What is unethical is not using people, but using people while disregarding their humanity. When I go to get a haircut, I interact with the barber as a human being, chitchatting about things that interest us both. From that point of view, we should be concerned when corporations use people with complete disregard of their humanity: as faceless workers and consumers; as mere statistics in a healthcare system; as a mass of students being lectured. That is what is wrong with capitalism.
However, casual sex - as long as it is consensual and not exploitative - is not unethical because people are using each other. It is just another transactional activity: I enjoy your body while you enjoy mine. I get pleasure and you get pleasure. Even in the most impersonal casual sex, there is an implicit recognition that we are dealing with a person, with desires and sexual needs that need to be satisfied. We are not using a person disregarding their humanity, like corporations do when they treat us as machines. The fact that pleasure is an emotion prevents us from seeing each other as objects.
“Sex is too intimate to be transactional, so it is unethical in the absence of love”
A second argument against casual sex is based on the idea that sex is somehow special or sacred, so it is only allowed in the context of love or a relationship.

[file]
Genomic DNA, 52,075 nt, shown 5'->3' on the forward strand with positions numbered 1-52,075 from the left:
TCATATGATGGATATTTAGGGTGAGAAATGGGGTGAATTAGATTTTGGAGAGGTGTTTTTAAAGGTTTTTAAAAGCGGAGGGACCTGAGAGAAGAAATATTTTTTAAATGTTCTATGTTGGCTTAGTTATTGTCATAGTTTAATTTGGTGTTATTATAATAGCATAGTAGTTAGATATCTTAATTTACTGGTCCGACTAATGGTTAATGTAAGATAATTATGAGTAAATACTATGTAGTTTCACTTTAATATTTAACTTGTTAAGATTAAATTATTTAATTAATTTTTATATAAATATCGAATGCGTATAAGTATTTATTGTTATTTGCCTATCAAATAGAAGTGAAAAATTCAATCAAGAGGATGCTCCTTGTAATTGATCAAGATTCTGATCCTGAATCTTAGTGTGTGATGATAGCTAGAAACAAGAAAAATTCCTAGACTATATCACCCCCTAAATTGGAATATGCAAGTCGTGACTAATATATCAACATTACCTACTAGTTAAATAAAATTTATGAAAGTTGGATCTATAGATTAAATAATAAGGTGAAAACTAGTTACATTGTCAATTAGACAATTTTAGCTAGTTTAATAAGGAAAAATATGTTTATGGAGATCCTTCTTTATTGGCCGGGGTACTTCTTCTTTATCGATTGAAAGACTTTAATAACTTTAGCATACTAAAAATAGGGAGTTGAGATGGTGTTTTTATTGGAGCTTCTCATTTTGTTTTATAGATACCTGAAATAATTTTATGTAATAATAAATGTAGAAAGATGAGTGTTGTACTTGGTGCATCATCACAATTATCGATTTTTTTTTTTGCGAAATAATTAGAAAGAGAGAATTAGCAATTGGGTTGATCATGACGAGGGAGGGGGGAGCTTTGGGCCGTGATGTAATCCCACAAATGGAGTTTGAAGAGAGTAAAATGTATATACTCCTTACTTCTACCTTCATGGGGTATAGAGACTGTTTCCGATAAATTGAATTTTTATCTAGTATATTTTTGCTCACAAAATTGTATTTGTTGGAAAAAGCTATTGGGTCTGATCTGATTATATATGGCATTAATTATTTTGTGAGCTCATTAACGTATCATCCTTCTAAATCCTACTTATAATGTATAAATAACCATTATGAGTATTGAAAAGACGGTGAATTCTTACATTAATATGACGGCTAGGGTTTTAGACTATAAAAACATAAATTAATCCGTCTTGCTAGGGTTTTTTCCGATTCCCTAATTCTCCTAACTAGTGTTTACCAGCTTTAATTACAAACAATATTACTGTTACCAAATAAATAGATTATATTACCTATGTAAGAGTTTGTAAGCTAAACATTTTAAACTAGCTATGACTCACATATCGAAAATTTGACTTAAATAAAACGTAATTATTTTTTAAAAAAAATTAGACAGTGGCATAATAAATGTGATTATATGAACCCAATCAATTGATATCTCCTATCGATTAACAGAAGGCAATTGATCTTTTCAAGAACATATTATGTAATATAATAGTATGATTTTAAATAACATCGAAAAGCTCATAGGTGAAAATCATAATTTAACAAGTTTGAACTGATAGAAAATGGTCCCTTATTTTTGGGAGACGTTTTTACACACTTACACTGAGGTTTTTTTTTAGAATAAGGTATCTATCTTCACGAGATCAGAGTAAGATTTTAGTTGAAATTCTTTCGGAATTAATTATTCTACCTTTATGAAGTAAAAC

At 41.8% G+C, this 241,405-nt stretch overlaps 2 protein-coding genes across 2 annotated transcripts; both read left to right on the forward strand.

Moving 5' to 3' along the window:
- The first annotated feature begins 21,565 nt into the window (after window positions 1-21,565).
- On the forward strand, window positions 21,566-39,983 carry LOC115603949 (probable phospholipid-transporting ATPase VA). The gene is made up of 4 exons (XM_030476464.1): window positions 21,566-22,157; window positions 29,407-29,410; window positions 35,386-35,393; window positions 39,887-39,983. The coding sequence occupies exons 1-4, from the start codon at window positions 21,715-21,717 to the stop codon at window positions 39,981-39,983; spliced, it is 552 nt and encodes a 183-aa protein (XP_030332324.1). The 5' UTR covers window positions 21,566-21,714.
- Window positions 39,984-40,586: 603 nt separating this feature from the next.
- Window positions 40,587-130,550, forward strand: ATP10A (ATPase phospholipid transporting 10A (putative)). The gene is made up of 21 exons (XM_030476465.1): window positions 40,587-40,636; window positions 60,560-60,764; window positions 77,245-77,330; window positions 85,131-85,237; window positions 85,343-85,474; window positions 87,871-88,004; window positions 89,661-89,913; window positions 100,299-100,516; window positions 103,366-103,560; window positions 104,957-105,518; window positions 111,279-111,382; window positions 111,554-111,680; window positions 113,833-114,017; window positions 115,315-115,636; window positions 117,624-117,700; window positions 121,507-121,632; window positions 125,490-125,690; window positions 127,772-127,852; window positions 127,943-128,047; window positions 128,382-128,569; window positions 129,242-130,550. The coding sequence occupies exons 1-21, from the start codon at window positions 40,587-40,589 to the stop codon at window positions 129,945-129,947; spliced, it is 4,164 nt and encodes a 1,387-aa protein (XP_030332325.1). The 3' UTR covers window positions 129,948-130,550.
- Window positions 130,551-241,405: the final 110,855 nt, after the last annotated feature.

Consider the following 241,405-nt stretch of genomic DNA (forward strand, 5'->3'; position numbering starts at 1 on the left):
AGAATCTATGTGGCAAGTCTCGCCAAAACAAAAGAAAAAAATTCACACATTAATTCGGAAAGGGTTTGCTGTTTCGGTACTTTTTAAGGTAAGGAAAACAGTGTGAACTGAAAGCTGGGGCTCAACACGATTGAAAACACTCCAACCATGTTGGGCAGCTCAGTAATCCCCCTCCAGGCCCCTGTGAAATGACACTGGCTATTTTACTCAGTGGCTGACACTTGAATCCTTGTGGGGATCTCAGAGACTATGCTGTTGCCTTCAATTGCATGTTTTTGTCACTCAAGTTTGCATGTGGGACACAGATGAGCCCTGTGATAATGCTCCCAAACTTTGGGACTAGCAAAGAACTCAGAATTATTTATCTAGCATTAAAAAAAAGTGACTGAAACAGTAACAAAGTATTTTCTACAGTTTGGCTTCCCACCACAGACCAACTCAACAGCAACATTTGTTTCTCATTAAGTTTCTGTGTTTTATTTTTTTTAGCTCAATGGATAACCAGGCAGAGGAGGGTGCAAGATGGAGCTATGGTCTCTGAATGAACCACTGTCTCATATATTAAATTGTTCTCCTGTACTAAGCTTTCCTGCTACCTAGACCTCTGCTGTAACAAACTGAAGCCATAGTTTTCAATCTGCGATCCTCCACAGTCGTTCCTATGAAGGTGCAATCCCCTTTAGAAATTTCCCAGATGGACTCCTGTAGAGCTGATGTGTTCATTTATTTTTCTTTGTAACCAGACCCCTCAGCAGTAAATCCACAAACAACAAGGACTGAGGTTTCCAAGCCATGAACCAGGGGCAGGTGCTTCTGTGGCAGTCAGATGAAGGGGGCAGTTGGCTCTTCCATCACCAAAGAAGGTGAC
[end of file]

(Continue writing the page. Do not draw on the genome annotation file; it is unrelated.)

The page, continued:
Prudish philosophers like Kant and social conservatives do not seem to be bothered when capitalism and corporations use human beings - workers and consumers - as means to an end - making money -, while ignoring that humans are ends in themselves. But when it comes to sex, things suddenly change and the accusations fly about being used and objectified.
Why? What is so special about sex?
One old argument is that sex should be used only for procreation. As I explained in my article The Seven Enigmas of Sex, that idea has been largely put to rest by science. In humans, sex has been co-opted as a powerful mechanism for bonding and to create cooperation and trust between couples and perhaps even amongst entire tribes. Most of the sex we have is not for procreation, and that is completely morally acceptable. Even the Catholic Church is having to reckon with the fact that even the most pious couples have sex that is not procreative.